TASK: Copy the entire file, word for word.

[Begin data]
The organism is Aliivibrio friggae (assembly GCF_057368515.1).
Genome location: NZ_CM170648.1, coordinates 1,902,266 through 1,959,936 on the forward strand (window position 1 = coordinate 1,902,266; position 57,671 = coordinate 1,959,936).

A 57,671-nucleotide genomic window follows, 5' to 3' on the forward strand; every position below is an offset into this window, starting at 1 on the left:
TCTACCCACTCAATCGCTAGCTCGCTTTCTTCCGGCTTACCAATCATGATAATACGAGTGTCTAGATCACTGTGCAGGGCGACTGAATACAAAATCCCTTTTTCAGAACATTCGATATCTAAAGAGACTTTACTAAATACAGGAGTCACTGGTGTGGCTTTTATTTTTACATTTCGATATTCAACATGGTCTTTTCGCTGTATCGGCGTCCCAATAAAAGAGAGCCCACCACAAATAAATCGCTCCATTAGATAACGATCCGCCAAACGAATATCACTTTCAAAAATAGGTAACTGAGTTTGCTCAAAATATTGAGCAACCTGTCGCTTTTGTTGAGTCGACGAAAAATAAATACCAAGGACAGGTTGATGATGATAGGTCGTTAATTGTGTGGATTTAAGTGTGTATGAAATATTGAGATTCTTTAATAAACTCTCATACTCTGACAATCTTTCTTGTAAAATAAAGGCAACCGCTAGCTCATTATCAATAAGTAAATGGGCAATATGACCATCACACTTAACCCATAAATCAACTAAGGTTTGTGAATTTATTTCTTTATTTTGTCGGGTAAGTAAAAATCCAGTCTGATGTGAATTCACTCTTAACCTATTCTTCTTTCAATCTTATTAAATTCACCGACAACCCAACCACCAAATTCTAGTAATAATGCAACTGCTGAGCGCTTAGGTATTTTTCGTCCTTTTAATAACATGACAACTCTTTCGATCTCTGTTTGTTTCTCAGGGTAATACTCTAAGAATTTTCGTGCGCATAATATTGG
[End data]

The organism is Aliivibrio friggae (assembly GCF_057368515.1).
Genome location: NZ_CM170648.1, coordinates 1,902,266 through 1,959,936 on the forward strand (window position 1 = coordinate 1,902,266; position 57,671 = coordinate 1,959,936).

A 57,671-nucleotide genomic window follows, 5' to 3' on the forward strand; every position below is an offset into this window, starting at 1 on the left:
TCTACCCACTCAATCGCTAGCTCGCTTTCTTCCGGCTTACCAATCATGATAATACGAGTGTCTAGATCACTGTGCAGGGCGACTGAATACAAAATCCCTTTTTCAGAACATTCGATATCTAAAGAGACTTTACTAAATACAGGAGTCACTGGTGTGGCTTTTATTTTTACATTTCGATATTCAACATGGTCTTTTCGCTGTATCGGCGTCCCAATAAAAGAGAGCCCACCACAAATAAATCGCTCCATTAGATAACGATCCGCCAAACGAATATCACTTTCAAAAATAGGTAACTGAGTTTGCTCAAAATATTGAGCAACCTGTCGCTTTTGTTGAGTCGACGAAAAATAAATACCAAGGACAGGTTGATGATGATAGGTCGTTAATTGTGTGGATTTAAGTGTGTATGAAATATTGAGATTCTTTAATAAACTCTCATACTCTGACAATCTTTCTTGTAAAATAAAGGCAACCGCTAGCTCATTATCAATAAGTAAATGGGCAATATGACCATCACACTTAACCCATAAATCAACTAAGGTTTGTGAATTTATTTCTTTATTTTGTCGGGTAAGTAAAAATCCAGTCTGATGTGAATTCACTCTTAACCTATTCTTCTTTCAATCTTATTAAATTCACCGACAACCCAACCACCAAATTCTAGTAATAATGCAACTGCTGAGCGCTTAGGTATTTTTCGTCCTTTTAATAACATGACAACTCTTTCGATCTCTGTTTGTTTCTCAGGGTAATACTCTAAGAATTTTCGTGCGCATAATATTGG